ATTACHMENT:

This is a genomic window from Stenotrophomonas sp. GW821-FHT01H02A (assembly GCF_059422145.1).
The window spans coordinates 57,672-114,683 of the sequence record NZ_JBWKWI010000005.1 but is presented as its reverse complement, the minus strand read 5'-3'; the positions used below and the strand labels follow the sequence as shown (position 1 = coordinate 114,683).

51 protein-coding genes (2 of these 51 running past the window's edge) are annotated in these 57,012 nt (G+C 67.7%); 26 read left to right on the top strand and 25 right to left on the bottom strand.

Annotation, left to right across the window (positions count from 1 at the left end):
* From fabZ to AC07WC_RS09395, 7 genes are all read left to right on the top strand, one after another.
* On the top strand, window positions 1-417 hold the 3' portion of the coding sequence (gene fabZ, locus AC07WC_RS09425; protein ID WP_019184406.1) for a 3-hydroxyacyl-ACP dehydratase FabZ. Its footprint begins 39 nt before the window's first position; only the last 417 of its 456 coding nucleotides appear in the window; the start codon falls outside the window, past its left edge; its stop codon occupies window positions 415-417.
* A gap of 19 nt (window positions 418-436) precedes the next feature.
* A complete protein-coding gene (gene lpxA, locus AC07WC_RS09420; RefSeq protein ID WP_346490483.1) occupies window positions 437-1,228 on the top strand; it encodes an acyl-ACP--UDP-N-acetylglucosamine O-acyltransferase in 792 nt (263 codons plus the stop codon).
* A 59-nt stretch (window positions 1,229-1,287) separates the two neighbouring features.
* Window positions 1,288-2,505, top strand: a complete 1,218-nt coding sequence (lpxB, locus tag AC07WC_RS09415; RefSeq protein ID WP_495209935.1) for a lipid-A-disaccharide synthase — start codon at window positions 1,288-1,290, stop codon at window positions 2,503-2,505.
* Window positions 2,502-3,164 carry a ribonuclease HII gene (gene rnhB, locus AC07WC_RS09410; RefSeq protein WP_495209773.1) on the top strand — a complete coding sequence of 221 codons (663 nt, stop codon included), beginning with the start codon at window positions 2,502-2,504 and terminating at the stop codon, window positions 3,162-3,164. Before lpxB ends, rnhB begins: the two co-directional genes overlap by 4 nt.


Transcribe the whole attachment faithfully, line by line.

This is a genomic window from Stenotrophomonas sp. GW821-FHT01H02A (assembly GCF_059422145.1).
The window spans coordinates 57,672-114,683 of the sequence record NZ_JBWKWI010000005.1 but is presented as its reverse complement, the minus strand read 5'-3'; the positions used below and the strand labels follow the sequence as shown (position 1 = coordinate 114,683).

51 protein-coding genes (2 of these 51 running past the window's edge) are annotated in these 57,012 nt (G+C 67.7%); 26 read left to right on the top strand and 25 right to left on the bottom strand.

Annotation, left to right across the window (positions count from 1 at the left end):
* From fabZ to AC07WC_RS09395, 7 genes are all read left to right on the top strand, one after another.
* On the top strand, window positions 1-417 hold the 3' portion of the coding sequence (gene fabZ, locus AC07WC_RS09425; protein ID WP_019184406.1) for a 3-hydroxyacyl-ACP dehydratase FabZ. Its footprint begins 39 nt before the window's first position; only the last 417 of its 456 coding nucleotides appear in the window; the start codon falls outside the window, past its left edge; its stop codon occupies window positions 415-417.
* A gap of 19 nt (window positions 418-436) precedes the next feature.
* A complete protein-coding gene (gene lpxA, locus AC07WC_RS09420; RefSeq protein ID WP_346490483.1) occupies window positions 437-1,228 on the top strand; it encodes an acyl-ACP--UDP-N-acetylglucosamine O-acyltransferase in 792 nt (263 codons plus the stop codon).
* A 59-nt stretch (window positions 1,229-1,287) separates the two neighbouring features.
* Window positions 1,288-2,505, top strand: a complete 1,218-nt coding sequence (lpxB, locus tag AC07WC_RS09415; RefSeq protein ID WP_495209935.1) for a lipid-A-disaccharide synthase — start codon at window positions 1,288-1,290, stop codon at window positions 2,503-2,505.
* Window positions 2,502-3,164 carry a ribonuclease HII gene (gene rnhB, locus AC07WC_RS09410; RefSeq protein WP_495209773.1) on the top strand — a complete coding sequence of 221 codons (663 nt, stop codon included), beginning with the start codon at window positions 2,502-2,504 and terminating at the stop codon, window positions 3,162-3,164. Before lpxB ends, rnhB begins: the two co-directional genes overlap by 4 nt.